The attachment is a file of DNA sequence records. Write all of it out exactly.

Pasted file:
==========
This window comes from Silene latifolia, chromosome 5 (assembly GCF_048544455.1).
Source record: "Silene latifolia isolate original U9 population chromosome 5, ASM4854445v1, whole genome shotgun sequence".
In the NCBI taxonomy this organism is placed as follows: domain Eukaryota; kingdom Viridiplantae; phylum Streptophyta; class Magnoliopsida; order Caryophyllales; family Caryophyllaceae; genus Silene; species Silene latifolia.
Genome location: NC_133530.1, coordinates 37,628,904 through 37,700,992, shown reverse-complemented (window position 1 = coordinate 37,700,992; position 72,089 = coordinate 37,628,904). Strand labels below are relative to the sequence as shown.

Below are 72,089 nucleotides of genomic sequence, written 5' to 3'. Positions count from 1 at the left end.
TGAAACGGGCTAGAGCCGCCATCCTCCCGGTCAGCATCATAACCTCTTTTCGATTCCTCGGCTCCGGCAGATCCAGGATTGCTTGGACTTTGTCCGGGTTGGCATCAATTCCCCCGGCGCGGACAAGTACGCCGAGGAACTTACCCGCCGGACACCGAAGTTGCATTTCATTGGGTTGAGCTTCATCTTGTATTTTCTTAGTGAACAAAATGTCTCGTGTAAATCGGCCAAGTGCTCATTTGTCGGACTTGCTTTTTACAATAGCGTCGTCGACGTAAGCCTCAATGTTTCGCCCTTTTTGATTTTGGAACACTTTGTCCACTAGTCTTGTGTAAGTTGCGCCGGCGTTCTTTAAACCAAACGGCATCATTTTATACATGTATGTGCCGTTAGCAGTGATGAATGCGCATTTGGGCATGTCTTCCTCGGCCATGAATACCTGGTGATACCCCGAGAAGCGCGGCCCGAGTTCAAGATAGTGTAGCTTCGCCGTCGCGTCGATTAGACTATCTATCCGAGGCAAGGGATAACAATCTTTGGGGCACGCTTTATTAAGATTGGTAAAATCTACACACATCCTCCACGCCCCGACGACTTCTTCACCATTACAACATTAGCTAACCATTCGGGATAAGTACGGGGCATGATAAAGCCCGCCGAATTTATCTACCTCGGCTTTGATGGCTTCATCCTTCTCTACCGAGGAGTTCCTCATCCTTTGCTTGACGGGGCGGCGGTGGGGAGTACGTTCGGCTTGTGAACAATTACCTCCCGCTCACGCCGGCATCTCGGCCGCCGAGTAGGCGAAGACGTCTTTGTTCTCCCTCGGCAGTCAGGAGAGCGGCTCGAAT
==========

This window comes from Silene latifolia, chromosome 5 (assembly GCF_048544455.1).
Source record: "Silene latifolia isolate original U9 population chromosome 5, ASM4854445v1, whole genome shotgun sequence".
In the NCBI taxonomy this organism is placed as follows: domain Eukaryota; kingdom Viridiplantae; phylum Streptophyta; class Magnoliopsida; order Caryophyllales; family Caryophyllaceae; genus Silene; species Silene latifolia.
Genome location: NC_133530.1, coordinates 37,628,904 through 37,700,992, shown reverse-complemented (window position 1 = coordinate 37,700,992; position 72,089 = coordinate 37,628,904). Strand labels below are relative to the sequence as shown.

Below are 72,089 nucleotides of genomic sequence, written 5' to 3'. Positions count from 1 at the left end.
TGAAACGGGCTAGAGCCGCCATCCTCCCGGTCAGCATCATAACCTCTTTTCGATTCCTCGGCTCCGGCAGATCCAGGATTGCTTGGACTTTGTCCGGGTTGGCATCAATTCCCCCGGCGCGGACAAGTACGCCGAGGAACTTACCCGCCGGACACCGAAGTTGCATTTCATTGGGTTGAGCTTCATCTTGTATTTTCTTAGTGAACAAAATGTCTCGTGTAAATCGGCCAAGTGCTCATTTGTCGGACTTGCTTTTTACAATAGCGTCGTCGACGTAAGCCTCAATGTTTCGCCCTTTTTGATTTTGGAACACTTTGTCCACTAGTCTTGTGTAAGTTGCGCCGGCGTTCTTTAAACCAAACGGCATCATTTTATACATGTATGTGCCGTTAGCAGTGATGAATGCGCATTTGGGCATGTCTTCCTCGGCCATGAATACCTGGTGATACCCCGAGAAGCGCGGCCCGAGTTCAAGATAGTGTAGCTTCGCCGTCGCGTCGATTAGACTATCTATCCGAGGCAAGGGATAACAATCTTTGGGGCACGCTTTATTAAGATTGGTAAAATCTACACACATCCTCCACGCCCCGACGACTTCTTCACCATTACAACATTAGCTAACCATTCGGGATAAGTACGGGGCATGATAAAGCCCGCCGAATTTATCTACCTCGGCTTTGATGGCTTCATCCTTCTCTACCGAGGAGTTCCTCATCCTTTGCTTGACGGGGCGGCGGTGGGGAGTACGTTCGGCTTGTGAACAATTACCTCCCGCTCACGCCGGCATCTCGGCCGCCGAGTAGGCGAAGACGTCTTTGTTCTCCCTCGGCAGTCAGGAGAGCGGCTCGAAT